Thursday night, I think was the first evening I settled in (meaning at a bar) to do some serious sketching. The intent was to do a few practice sketches as a warm up for the eventual rendering for a photolithographic plate.
These first two sketches were done at the bar, with a nice view of the tap wall. The place was absolutely packed when I walked in, and the only spot available was at the bar. "Great" I thought. How was I going to get a nice panoramic composition on an "11X 17" piece of vellum when my focal point was the corner of a wall? I decided to wait out for a good table by doing a fewpractice sketches in my Fabriano Journal until a table opened up. An hour later and two sketches completed, the other corner of the bar, offering a nice view of the interior facing the entrance was available. Jolly-Mon took it. Then thejackpot. The corner table on the other side of the bar, just next to the entrance opens up. With this location, I had the perfect framing for a composition that included a foreground, middle ground and background. So I started working on the Vellum.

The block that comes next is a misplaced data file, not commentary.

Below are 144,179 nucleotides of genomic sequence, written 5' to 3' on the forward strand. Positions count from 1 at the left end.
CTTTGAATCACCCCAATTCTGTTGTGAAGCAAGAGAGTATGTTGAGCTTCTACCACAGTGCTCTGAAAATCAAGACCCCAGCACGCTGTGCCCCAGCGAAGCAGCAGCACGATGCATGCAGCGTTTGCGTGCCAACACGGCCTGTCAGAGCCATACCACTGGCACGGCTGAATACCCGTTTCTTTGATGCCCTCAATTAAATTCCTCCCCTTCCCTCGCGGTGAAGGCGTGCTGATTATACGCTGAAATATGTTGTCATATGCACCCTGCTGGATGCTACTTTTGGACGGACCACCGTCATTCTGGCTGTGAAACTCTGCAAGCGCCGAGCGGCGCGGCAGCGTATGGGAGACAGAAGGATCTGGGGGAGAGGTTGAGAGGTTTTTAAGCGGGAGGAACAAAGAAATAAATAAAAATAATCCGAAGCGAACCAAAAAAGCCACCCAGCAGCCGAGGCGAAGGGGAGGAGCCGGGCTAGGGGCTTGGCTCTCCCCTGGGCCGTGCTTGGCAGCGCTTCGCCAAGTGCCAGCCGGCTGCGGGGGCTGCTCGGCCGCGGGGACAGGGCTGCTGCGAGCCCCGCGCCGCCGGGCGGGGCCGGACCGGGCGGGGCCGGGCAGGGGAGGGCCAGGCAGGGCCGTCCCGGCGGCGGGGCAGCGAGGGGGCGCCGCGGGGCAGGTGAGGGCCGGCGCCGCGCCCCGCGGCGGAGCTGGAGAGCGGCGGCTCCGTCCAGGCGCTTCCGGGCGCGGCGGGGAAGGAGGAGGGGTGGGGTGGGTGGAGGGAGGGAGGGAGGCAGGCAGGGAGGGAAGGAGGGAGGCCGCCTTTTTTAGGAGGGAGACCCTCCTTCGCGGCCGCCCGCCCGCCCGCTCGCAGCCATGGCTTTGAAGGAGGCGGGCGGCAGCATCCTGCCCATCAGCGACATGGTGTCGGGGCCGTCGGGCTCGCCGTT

In my first lithography course, we are learning how to photo expose an image onto a lithographic plate. The idea rather appeals to me, normally I am against photo exposure in favor of direct contact with the drawing surface. But lithography being a technique in which the plate is often large and sensitive to the oils on your skin.... drawing on a translucent surface then exposing it onto a plate is something I can accept, since the vellum can easily be carried around, plus it's fun to draw on. You can really build up values on Vellum. The image was drawn with a china marker, and looks very dark and over worked until you place it on a light box. Then a whole range of values are exposed and you get a better understanding of gradients and how the image is going to look when you expose it onto the plate(the light in an exposure unit emulates the light of the sun). I love building up dark areas, then going back into them with a razor.
Anyways! Here is some photo shots of the vellum sheet in the bar. More detailed posts are to follow that will track the transfer of this image onto the aluminum sheet.. and hopefully soon... actually printing it. I cannot wait!!!